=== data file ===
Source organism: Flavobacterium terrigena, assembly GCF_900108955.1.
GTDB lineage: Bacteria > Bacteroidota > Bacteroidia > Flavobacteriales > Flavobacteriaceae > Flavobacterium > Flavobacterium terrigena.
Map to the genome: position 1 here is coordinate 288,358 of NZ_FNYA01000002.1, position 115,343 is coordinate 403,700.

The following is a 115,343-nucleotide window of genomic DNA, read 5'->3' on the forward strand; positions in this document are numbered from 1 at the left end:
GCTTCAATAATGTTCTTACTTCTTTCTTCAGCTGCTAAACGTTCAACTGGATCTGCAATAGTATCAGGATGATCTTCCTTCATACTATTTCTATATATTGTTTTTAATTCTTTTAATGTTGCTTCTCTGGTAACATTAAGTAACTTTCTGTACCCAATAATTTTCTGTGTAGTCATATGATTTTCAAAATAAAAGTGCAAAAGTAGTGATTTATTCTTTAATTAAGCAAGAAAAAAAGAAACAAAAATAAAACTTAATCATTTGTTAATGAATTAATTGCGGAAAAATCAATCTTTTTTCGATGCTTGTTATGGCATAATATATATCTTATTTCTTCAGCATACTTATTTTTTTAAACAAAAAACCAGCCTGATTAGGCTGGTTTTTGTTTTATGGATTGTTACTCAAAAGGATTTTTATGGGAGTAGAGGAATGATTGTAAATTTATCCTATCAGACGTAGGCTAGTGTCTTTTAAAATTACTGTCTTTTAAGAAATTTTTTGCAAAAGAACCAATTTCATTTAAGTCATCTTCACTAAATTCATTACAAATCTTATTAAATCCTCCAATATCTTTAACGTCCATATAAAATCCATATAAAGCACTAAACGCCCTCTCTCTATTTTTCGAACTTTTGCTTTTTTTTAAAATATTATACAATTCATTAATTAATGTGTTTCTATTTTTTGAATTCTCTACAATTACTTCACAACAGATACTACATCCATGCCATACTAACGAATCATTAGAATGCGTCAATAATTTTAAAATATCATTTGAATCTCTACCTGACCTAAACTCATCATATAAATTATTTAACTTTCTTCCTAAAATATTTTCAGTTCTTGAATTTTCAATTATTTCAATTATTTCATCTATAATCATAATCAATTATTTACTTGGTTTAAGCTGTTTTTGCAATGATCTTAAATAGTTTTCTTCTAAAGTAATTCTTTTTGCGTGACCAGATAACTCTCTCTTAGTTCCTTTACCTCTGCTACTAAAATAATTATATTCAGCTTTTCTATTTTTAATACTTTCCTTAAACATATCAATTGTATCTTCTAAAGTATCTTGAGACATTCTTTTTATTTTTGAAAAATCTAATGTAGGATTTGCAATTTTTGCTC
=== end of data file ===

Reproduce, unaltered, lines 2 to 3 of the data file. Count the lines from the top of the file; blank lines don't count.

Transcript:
GTDB lineage: Bacteria > Bacteroidota > Bacteroidia > Flavobacteriales > Flavobacteriaceae > Flavobacterium > Flavobacterium terrigena.
Map to the genome: position 1 here is coordinate 288,358 of NZ_FNYA01000002.1, position 115,343 is coordinate 403,700.